Achievements

Einstein showed that absolute time had to be replaced by a new absolute: the speed of light. Einstein went against the grain and totally dismissed the "Old Physics." He envisioned a world where space and time are relative and the speed of light is absolute (at the time, it was believed that space and time were absolute and the speed of light was relative).

He asserted the equivalence of mass and energy, which would lead to the famous formula E=mc^{2}
Einstein challenged the wave theory of light, suggesting that light could also be regarded as a collection of particles. This helped to open the door to a whole new worldthat of quantum physics. For ideas in this paper, he won the Nobel Prize in 1921.
 His paper concerning the Brownian motion of particles. With profound insight, Einstein blended ideas from kinetic theory and classical hydrodynamics to derive an equation for the mean free path of such particles as a function of the time.
 Einstein showed how to calculate Avogadro's number and the size of molecules.

In 1910, Einstein answered a basic question: 'Why is the sky blue?' His paper on the phenomenon called critical opalescence solved the problem by examining the cumulative effect of the scattering of light by individual molecules in the atmosphere.

Einstein later published a paper in 1915 called "General Relativity." General Relativity took over when Special Relativity started to fail. Controversy started to rise when Einstein released his second paper called "General Relativity."

In 1917, Einstein
published
a paper which uses general relativity to model the behavior of an entire universe. General relativity has spawned some of the weirdest, and most important results in modern astronomy.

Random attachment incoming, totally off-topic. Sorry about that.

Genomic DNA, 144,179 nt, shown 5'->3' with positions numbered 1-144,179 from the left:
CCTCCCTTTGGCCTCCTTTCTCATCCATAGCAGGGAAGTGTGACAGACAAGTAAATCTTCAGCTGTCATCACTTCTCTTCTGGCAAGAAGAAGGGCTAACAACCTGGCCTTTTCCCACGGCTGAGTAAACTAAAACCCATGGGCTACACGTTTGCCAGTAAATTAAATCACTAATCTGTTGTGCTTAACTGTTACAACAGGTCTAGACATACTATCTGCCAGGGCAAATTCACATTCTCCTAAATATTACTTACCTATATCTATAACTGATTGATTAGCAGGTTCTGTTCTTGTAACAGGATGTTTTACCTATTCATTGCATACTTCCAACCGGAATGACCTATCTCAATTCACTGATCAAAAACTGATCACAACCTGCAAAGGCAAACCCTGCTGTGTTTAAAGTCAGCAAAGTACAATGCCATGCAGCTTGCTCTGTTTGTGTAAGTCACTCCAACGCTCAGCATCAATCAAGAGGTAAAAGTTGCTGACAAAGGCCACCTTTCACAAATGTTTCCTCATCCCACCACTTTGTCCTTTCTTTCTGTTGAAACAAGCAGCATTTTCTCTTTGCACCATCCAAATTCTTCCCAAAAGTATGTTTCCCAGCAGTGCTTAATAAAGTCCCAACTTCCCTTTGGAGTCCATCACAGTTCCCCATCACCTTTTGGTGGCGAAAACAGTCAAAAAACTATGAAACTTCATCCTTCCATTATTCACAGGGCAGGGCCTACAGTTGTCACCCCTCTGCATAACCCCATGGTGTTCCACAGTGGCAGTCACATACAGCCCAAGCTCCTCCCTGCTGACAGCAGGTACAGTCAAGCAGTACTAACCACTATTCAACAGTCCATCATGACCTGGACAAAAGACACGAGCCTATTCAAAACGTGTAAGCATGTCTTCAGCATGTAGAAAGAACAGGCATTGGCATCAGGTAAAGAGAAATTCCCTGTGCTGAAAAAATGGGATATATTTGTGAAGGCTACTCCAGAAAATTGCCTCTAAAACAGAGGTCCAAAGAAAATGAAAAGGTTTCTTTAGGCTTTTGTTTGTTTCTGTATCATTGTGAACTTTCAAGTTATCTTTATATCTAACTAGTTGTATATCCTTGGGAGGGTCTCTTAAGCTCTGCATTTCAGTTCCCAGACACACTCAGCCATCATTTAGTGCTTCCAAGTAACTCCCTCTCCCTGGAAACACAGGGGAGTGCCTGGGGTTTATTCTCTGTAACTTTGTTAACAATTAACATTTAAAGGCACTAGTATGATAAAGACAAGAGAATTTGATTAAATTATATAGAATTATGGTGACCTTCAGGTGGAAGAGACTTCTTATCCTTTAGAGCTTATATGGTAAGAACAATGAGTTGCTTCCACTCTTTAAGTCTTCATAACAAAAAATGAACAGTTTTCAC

Einstein
recognized
that there might be a problem with the classical notion of cause and effect. Given the peculiar, dual nature of quanta as both waves and particles, it might be impossible, he warns, to definitively tie effects to their causes.

Between 1905 and 1925, Einstein transformed humankind's understanding of nature on every scale, from the smallest to that of the cosmos as a whole. Now, nearly a century after he began to make his mark, we are still exploring Einstein's universe.

In 1924, Einstein received a short paper from a young Indian physicist named Satyendra Nath Bose, describing light as a gas of photons, and asking for Einstein's assistance in publication. Einstein realised that the same statistics could be applied to atoms, and published an article in German (then the lingua franca of physics) which described Bose's model and explained its implications. Bose Einstein statistics now describes any assembly of these indistinguishable particles known as bosons.

Einstein and de Sitter in 1932 proposed a simple solution of the field equations of general relativity for an expanding universe. They argued that there might be large amounts of matter which does not emit light and has not been detected. This matter, now called 'dark matter', has since been shown to exist by observing is gravitational effects.